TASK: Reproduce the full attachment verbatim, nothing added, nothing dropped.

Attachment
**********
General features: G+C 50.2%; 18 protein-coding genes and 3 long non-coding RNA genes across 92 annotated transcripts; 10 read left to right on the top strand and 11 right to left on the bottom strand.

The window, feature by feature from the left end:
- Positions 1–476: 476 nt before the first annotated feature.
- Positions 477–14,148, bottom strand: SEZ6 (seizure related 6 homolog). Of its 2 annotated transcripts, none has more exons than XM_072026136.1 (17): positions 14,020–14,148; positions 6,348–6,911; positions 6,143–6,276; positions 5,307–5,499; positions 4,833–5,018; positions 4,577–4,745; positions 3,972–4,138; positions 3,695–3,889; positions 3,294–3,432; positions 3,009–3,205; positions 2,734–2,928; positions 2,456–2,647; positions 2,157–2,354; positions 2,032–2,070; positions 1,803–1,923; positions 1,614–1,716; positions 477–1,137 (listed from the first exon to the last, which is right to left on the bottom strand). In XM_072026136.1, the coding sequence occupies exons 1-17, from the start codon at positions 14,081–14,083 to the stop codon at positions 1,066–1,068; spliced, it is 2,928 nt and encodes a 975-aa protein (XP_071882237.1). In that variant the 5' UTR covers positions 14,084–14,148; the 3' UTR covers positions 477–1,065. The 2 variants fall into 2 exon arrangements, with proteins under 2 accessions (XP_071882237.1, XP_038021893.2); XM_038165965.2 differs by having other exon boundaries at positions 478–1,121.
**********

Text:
General features: G+C 50.2%; 18 protein-coding genes and 3 long non-coding RNA genes across 92 annotated transcripts; 10 read left to right on the top strand and 11 right to left on the bottom strand.

The window, feature by feature from the left end:
- Positions 1–476: 476 nt before the first annotated feature.
- Positions 477–14,148, bottom strand: SEZ6 (seizure related 6 homolog). Of its 2 annotated transcripts, none has more exons than XM_072026136.1 (17): positions 14,020–14,148; positions 6,348–6,911; positions 6,143–6,276; positions 5,307–5,499; positions 4,833–5,018; positions 4,577–4,745; positions 3,972–4,138; positions 3,695–3,889; positions 3,294–3,432; positions 3,009–3,205; positions 2,734–2,928; positions 2,456–2,647; positions 2,157–2,354; positions 2,032–2,070; positions 1,803–1,923; positions 1,614–1,716; positions 477–1,137 (listed from the first exon to the last, which is right to left on the bottom strand). In XM_072026136.1, the coding sequence occupies exons 1-17, from the start codon at positions 14,081–14,083 to the stop codon at positions 1,066–1,068; spliced, it is 2,928 nt and encodes a 975-aa protein (XP_071882237.1). In that variant the 5' UTR covers positions 14,084–14,148; the 3' UTR covers positions 477–1,065. The 2 variants fall into 2 exon arrangements, with proteins under 2 accessions (XP_071882237.1, XP_038021893.2); XM_038165965.2 differs by having other exon boundaries at positions 478–1,121.